Assessing the Impact of Functional Components of the Drug Court Model on Post-Program Recidivism

Donald F. Anspach, University of Southern Maine
Andrew Ferguson, USM Research Institute

Research on the "black box" of the drug court intervention is limited, particularly regarding impacts of key functional components of the drug court model on participant level outcomm. The findings from the few well designed studies of drug courts confirm that there are variations in the delivery of key components of drug courts -- treatment, testing and sanctions. However, there is little information on how the organization and the delivery of these components have an effect on client level outcomes.

This paper presents findings from a national study of four mentor drug courts. It examines the impact of various components of the drug court model on offender recidivism outcomes during a one year post-program follow-up. An analysis of officially recorded information on 2,357 drug court participants was conducted as part of a larger study assessment the efficacy of treatment in the drug court context. The analysis of participant level data was used to examine the impact of drug court attendance, treatment participation, and drug testing on graduations rates and post-program arrests. Overall findings from the four drug courts indicate that 33% of the 2,357 participants successfully completed the program and graduated. Post program re-arrests rates vary by site but overall 9% of those who successfully completed the program and 41% of those who were expelled were re-arrested for a new offense within a 12 month post-program follow-up.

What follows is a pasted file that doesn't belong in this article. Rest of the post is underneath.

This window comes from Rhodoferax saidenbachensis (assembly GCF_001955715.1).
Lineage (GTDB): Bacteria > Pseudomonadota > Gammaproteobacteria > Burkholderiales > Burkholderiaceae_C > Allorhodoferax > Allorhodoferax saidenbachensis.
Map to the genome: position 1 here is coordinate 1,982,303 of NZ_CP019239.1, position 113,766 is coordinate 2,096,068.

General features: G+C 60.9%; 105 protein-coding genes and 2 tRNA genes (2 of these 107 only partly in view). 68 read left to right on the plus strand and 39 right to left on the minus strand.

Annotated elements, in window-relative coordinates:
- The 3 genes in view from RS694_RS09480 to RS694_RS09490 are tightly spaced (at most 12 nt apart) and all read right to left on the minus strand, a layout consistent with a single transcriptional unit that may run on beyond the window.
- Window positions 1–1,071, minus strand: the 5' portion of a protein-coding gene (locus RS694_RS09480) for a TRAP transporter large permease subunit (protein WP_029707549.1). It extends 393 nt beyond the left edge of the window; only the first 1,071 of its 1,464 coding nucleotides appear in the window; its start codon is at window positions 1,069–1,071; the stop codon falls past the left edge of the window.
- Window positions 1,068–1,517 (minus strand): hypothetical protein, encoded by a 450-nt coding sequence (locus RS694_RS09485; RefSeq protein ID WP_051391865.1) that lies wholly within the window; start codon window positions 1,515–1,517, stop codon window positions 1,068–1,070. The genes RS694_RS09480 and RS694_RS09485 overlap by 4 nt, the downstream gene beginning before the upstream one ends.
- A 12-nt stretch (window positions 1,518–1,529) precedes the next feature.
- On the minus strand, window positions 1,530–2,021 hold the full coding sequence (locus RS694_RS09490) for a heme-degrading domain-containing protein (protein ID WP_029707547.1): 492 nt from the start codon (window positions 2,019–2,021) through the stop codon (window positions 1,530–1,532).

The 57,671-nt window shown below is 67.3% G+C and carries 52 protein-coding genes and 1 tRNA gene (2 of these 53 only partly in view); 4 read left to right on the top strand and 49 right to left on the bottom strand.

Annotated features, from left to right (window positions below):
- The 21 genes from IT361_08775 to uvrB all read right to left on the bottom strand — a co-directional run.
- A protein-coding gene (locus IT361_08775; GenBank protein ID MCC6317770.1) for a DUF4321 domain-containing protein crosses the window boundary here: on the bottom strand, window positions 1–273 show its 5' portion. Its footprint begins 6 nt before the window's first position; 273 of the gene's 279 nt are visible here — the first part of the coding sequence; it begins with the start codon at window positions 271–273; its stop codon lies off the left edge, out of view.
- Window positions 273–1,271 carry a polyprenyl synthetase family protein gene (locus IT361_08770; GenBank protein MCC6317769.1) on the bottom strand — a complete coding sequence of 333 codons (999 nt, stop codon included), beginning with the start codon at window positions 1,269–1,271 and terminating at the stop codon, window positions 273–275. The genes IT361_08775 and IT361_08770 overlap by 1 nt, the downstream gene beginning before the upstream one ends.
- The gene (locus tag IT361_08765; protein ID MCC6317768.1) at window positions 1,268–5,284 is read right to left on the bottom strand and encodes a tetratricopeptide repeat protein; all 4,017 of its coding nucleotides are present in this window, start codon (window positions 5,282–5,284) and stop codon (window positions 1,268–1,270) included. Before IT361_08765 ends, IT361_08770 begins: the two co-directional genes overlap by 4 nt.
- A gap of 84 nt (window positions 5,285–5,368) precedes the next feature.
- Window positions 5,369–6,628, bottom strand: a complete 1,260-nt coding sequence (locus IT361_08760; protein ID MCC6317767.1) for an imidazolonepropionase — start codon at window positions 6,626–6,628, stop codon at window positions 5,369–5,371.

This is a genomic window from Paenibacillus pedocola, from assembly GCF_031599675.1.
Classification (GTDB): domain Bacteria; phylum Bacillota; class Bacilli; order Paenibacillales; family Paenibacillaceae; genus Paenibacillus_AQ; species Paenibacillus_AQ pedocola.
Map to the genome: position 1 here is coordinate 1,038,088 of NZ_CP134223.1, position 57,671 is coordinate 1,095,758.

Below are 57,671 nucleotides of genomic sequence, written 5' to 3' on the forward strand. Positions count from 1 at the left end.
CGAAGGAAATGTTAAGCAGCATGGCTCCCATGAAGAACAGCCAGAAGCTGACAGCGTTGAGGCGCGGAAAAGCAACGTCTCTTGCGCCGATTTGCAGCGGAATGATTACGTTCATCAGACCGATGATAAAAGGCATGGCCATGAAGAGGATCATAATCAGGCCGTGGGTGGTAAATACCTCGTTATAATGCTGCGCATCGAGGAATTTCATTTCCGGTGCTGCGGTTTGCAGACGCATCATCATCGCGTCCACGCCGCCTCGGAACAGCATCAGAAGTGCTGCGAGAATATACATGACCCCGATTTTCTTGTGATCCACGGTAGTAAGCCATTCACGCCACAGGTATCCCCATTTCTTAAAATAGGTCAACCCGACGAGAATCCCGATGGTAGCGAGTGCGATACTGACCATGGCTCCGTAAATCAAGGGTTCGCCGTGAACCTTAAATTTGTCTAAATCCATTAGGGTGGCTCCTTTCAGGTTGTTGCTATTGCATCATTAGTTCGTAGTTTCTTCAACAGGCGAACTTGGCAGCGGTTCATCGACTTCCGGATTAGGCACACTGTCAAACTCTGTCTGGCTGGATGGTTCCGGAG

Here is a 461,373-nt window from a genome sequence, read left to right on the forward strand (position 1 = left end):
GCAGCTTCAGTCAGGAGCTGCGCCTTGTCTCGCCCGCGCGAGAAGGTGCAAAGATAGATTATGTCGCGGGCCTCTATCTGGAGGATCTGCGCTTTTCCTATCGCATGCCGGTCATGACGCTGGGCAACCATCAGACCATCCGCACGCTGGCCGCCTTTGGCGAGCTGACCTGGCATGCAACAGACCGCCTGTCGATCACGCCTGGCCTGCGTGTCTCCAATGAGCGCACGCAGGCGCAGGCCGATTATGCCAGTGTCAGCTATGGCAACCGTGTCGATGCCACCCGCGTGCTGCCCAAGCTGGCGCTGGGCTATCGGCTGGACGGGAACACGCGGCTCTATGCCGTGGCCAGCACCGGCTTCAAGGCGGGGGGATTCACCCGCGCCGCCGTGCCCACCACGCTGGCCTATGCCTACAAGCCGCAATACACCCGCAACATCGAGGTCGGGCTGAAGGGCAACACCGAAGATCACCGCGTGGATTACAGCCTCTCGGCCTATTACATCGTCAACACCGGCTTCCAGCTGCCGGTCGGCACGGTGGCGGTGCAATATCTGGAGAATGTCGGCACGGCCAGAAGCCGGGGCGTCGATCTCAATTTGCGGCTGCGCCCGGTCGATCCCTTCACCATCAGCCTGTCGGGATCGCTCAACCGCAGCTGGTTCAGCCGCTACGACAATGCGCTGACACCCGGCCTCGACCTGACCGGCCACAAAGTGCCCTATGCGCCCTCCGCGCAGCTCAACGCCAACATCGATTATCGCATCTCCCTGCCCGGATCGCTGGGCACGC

The results of a series of logistic regression models indicate that program discharge status (graduation/termination) is the most consistent variable associated with post-program recidivism. In three of the four drug courts, graduation reduces the risk of recidivism. No other variable is consistent across the four sites. A number of logistic regressions and path analyses indicate program "successes" in terms of graduation are also "successful" post-program in terms of lower rates of re-arrests whereas program "failures" (participants expelled from the program) do not do as well after program discharge. The results of a series of path analyses support these findings. they indicate that participant compliance with key components of the drug court model operate through program completion thereby affecting post-program recidivism outcomes.

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Updated 05/20/2006